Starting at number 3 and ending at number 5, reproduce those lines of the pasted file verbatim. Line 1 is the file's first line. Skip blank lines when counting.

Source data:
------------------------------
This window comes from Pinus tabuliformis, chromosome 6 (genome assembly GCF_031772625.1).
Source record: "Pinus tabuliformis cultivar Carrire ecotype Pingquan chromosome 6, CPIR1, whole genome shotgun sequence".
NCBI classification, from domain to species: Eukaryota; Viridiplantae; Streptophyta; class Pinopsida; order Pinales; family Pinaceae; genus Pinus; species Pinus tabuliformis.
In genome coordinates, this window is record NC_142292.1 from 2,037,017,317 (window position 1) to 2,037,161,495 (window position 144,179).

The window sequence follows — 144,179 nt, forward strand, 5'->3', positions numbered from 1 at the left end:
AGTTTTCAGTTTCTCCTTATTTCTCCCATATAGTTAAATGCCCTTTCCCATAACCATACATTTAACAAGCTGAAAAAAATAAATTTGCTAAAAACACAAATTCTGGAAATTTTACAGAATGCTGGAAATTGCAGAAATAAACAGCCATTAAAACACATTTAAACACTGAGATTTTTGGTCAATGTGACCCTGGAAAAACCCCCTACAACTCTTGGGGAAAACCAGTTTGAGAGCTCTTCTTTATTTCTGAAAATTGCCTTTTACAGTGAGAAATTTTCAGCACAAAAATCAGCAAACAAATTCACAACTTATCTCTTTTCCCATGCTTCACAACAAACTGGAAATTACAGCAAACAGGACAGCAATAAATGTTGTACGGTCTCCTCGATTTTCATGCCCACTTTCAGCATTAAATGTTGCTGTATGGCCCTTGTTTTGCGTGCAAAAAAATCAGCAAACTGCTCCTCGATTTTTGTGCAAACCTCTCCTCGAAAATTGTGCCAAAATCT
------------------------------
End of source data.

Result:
NCBI classification, from domain to species: Eukaryota; Viridiplantae; Streptophyta; class Pinopsida; order Pinales; family Pinaceae; genus Pinus; species Pinus tabuliformis.
In genome coordinates, this window is record NC_142292.1 from 2,037,017,317 (window position 1) to 2,037,161,495 (window position 144,179).

The window sequence follows — 144,179 nt, forward strand, 5'->3', positions numbered from 1 at the left end: